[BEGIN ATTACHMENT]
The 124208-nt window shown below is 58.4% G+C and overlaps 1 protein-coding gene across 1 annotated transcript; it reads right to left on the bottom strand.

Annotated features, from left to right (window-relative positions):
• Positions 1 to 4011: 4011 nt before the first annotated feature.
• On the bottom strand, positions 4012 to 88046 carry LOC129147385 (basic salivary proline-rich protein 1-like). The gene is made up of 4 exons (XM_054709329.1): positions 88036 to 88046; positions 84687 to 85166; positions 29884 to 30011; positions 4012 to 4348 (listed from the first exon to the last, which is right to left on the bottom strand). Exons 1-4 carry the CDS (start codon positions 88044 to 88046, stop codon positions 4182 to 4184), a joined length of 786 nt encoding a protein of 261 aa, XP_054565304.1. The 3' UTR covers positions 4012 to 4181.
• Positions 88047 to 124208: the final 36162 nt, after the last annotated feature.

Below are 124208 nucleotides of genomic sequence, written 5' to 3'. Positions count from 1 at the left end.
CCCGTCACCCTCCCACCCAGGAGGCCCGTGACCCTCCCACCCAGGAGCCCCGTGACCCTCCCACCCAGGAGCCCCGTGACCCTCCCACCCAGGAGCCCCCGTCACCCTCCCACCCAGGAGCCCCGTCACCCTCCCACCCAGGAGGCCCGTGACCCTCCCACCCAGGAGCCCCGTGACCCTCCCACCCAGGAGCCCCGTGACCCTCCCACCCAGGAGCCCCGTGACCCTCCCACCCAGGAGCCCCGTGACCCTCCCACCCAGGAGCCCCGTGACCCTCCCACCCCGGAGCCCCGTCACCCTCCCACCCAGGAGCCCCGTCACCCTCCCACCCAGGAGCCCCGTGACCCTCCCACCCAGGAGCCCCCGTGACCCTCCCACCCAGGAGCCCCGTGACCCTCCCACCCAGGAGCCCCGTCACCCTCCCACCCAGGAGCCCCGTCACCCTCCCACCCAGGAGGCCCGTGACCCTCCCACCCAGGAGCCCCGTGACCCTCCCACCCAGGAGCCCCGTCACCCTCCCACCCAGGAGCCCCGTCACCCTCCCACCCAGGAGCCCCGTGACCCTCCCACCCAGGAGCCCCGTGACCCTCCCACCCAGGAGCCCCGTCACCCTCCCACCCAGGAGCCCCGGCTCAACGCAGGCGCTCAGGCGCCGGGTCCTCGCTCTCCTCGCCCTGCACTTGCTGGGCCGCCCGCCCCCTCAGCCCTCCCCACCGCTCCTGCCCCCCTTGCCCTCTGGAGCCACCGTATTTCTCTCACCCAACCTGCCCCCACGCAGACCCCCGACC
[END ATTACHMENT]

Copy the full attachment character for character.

The 124208-nt window shown below is 58.4% G+C and overlaps 1 protein-coding gene across 1 annotated transcript; it reads right to left on the bottom strand.

Annotated features, from left to right (window-relative positions):
• Positions 1 to 4011: 4011 nt before the first annotated feature.
• On the bottom strand, positions 4012 to 88046 carry LOC129147385 (basic salivary proline-rich protein 1-like). The gene is made up of 4 exons (XM_054709329.1): positions 88036 to 88046; positions 84687 to 85166; positions 29884 to 30011; positions 4012 to 4348 (listed from the first exon to the last, which is right to left on the bottom strand). Exons 1-4 carry the CDS (start codon positions 88044 to 88046, stop codon positions 4182 to 4184), a joined length of 786 nt encoding a protein of 261 aa, XP_054565304.1. The 3' UTR covers positions 4012 to 4181.
• Positions 88047 to 124208: the final 36162 nt, after the last annotated feature.

Below are 124208 nucleotides of genomic sequence, written 5' to 3'. Positions count from 1 at the left end.
CCCGTCACCCTCCCACCCAGGAGGCCCGTGACCCTCCCACCCAGGAGCCCCGTGACCCTCCCACCCAGGAGCCCCGTGACCCTCCCACCCAGGAGCCCCCGTCACCCTCCCACCCAGGAGCCCCGTCACCCTCCCACCCAGGAGGCCCGTGACCCTCCCACCCAGGAGCCCCGTGACCCTCCCACCCAGGAGCCCCGTGACCCTCCCACCCAGGAGCCCCGTGACCCTCCCACCCAGGAGCCCCGTGACCCTCCCACCCAGGAGCCCCGTGACCCTCCCACCCCGGAGCCCCGTCACCCTCCCACCCAGGAGCCCCGTCACCCTCCCACCCAGGAGCCCCGTGACCCTCCCACCCAGGAGCCCCCGTGACCCTCCCACCCAGGAGCCCCGTGACCCTCCCACCCAGGAGCCCCGTCACCCTCCCACCCAGGAGCCCCGTCACCCTCCCACCCAGGAGGCCCGTGACCCTCCCACCCAGGAGCCCCGTGACCCTCCCACCCAGGAGCCCCGTCACCCTCCCACCCAGGAGCCCCGTCACCCTCCCACCCAGGAGCCCCGTGACCCTCCCACCCAGGAGCCCCGTGACCCTCCCACCCAGGAGCCCCGTCACCCTCCCACCCAGGAGCCCCGGCTCAACGCAGGCGCTCAGGCGCCGGGTCCTCGCTCTCCTCGCCCTGCACTTGCTGGGCCGCCCGCCCCCTCAGCCCTCCCCACCGCTCCTGCCCCCCTTGCCCTCTGGAGCCACCGTATTTCTCTCACCCAACCTGCCCCCACGCAGACCCCCGACC